Strategy is often misunderstood and misused, argues Wavemaker’s Erge Güçlü Ayar  it’s time to reclaim it.

In the creative industry, if you use this magical word it looks fancy, sexy and smart. It sounds cool – I totally agree. But no: please do not use this word if it is not “strategy”.

Operational directives are not strategy. Strategy is about building a game plan, building systems, building a backbone with soul. The insight feeds the strategy and the creative activates the strategy. Those are completely different concepts.

So let's get back to the basics and start with “what is an insight?” – one of marketing’s other ‘cool’ words. It is the kickstarter of marketing intelligence. At Wavemaker we define an insight as “An informed understanding of the unmet consumer need that our strategy must address.”

Our insight must be based on knowledge and must connect to the client problem we’re trying to solve. The “unmet consumer need” is crucial because it shows where we can make a change. In an insight we’re also looking for something that demands a strategic response.

The eventual strategy includes ideas, content, activation, etc. but the most important thing is it should solve the business challenge with the support of the insight.

This is not a static game, this is a competitive game and we love it. Each brief starts another game with another challenge. New cards are dealt each game.

Often people say “insight” when they mean “data”.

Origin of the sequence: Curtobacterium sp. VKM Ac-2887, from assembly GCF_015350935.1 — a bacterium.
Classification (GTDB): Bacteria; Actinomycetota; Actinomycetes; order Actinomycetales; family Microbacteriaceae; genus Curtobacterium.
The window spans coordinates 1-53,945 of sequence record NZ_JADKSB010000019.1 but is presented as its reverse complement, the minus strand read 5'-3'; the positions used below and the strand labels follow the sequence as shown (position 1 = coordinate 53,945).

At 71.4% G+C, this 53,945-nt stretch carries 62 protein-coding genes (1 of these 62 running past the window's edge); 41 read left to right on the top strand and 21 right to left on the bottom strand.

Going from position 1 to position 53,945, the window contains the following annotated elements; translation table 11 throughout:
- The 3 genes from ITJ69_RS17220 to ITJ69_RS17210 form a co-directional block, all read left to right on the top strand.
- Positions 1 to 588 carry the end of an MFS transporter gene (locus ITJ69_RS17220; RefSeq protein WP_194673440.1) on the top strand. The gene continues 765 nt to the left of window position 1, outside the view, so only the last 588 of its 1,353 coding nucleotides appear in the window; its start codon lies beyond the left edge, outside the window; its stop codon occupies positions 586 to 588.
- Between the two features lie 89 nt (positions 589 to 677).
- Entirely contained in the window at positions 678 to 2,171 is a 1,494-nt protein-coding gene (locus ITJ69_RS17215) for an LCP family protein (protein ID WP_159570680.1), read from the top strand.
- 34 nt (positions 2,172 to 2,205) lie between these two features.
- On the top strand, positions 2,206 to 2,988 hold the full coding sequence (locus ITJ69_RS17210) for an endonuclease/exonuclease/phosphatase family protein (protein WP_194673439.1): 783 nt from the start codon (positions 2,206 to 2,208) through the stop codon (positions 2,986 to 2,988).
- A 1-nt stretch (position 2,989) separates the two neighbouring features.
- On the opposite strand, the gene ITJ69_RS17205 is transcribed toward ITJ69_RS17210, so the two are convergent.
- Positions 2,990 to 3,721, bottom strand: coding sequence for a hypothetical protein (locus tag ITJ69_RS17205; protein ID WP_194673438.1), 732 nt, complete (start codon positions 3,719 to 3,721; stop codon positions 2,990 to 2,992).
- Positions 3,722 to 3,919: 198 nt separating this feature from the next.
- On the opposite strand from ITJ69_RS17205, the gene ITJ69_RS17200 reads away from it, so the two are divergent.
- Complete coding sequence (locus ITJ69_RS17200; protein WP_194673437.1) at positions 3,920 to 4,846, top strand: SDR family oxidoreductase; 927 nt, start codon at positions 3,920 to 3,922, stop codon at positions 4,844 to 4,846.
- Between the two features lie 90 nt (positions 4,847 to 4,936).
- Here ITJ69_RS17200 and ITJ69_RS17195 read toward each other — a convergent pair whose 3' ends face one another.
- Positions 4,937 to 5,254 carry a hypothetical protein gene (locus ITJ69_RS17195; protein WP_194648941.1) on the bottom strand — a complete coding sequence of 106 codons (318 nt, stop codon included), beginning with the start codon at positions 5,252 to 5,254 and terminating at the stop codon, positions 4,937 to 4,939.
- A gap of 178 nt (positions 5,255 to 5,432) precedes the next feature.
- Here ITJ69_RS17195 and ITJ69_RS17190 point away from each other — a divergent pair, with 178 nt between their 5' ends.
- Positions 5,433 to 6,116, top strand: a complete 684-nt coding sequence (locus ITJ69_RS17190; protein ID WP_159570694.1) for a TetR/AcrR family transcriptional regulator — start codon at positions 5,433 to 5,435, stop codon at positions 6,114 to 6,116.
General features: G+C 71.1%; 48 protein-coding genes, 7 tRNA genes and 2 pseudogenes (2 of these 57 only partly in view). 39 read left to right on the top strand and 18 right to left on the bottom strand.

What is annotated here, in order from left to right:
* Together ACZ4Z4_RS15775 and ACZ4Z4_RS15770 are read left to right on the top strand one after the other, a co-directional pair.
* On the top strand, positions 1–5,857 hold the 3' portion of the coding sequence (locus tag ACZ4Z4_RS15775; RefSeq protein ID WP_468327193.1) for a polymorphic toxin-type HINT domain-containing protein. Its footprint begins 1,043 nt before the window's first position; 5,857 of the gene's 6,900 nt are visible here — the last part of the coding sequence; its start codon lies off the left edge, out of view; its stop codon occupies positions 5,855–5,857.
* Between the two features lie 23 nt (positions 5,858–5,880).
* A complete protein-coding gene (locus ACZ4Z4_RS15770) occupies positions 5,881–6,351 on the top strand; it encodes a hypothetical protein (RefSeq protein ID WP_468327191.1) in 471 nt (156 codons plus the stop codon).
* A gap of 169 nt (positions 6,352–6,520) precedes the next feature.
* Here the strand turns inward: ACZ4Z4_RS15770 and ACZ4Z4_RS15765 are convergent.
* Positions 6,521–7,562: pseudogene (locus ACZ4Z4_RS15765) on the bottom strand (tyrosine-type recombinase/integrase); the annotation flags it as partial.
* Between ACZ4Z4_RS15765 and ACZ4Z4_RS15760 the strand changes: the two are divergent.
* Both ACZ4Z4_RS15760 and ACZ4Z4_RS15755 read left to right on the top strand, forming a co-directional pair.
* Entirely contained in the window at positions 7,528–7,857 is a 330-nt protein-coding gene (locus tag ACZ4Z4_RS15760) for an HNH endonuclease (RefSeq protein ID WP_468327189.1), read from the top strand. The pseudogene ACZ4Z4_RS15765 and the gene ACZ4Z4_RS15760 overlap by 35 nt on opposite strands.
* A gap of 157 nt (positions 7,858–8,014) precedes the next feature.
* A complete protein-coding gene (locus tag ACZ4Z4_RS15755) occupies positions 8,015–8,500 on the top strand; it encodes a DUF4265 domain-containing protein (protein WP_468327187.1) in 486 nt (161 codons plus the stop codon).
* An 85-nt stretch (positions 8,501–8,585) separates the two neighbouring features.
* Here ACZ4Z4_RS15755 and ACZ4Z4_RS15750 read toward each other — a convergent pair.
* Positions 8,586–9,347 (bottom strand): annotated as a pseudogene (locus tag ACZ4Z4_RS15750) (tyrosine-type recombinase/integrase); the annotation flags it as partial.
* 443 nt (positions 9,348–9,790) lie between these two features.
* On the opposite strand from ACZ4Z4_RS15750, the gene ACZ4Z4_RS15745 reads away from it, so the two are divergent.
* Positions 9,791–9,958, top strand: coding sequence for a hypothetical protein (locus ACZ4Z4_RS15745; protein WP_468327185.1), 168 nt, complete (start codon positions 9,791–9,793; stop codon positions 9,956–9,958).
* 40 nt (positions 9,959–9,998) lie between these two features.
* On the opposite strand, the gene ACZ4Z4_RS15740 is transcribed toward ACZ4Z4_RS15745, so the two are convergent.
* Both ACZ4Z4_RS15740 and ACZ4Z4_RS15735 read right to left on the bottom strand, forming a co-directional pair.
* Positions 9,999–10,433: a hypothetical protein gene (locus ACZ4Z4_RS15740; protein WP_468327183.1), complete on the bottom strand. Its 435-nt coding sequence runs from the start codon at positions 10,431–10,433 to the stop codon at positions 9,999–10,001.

Data is based on numbers and it is raw. We process it, make sense of it, make a connection between it and create the insight that will start the story. Streets are cities’ skeletons; insight is the frame for strategy.

What makes us human? I think the answer is winemaking. When the grapes are harvested in the spring, the data is being analysed. As the grapes are waiting in barrels, insight is developing. Once you're in a restaurant, drinking your wine as your favourite song plays in the background, you're listening to a clear strategy. If you go home and think about this joyful moment, the media plan has come to life.

“Strategy” originates from the Greek strategos, which means a general in command of an army.

Do we want to lead an army or be the smartest person at the table or be the Chief Simplicity Officer? As strategists, our job description is to make things simple, clear, understandable.

It is all about people. We should not forget that the group we will communicate with is not a robot or a number, but a human. A human with their emotions, sorrows, traumas, happiness, good and bad mornings, passions and tensions…

When I checked Google Trends for worldwide strategy searches over the last five years, the first breakout query was “female dating strategy”. We are not, ultimately, complex creatures, it seems. The context has changed, but since the first human, certain behaviors and the motivation for performing those behaviors have changed very little.

As Julian Cole, founder of Planning Dirty has said: “Strategists wear many hats. A hard hat to build the foundation of the campaign. A nurse’s cap to aid the consumer & business problem. A painter’s beret to translate their idea into media.”

To this mix I add “wizard hat”. In my opinion “turning intelligence into magic” is the best definition of what we do. Thanks, John Hegarty.

We wear many hats and we should not underestimate what we do. You need to read, observe, analyse 24/7 to create something, to say something. Let's not let people use this word undeservedly.

It's not a packaging method; it has a meaning, process and a philosophy in itself.